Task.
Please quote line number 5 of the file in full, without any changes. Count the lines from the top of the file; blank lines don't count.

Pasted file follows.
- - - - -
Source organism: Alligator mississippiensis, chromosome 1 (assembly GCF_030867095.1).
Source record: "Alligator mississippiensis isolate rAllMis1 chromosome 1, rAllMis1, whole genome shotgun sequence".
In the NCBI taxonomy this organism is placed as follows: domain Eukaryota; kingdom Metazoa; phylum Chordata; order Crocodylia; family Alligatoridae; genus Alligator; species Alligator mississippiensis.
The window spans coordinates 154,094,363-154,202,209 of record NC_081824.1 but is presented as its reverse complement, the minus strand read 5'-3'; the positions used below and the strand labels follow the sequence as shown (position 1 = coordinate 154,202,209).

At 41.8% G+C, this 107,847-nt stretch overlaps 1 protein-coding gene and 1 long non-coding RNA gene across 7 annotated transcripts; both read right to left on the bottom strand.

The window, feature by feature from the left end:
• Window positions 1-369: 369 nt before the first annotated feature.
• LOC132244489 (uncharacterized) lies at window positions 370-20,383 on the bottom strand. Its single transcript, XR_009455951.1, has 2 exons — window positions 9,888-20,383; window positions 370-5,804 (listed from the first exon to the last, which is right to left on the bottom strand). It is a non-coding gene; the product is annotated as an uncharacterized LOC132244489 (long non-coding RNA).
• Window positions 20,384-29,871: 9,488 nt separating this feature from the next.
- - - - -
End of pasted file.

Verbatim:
At 41.8% G+C, this 107,847-nt stretch overlaps 1 protein-coding gene and 1 long non-coding RNA gene across 7 annotated transcripts; both read right to left on the bottom strand.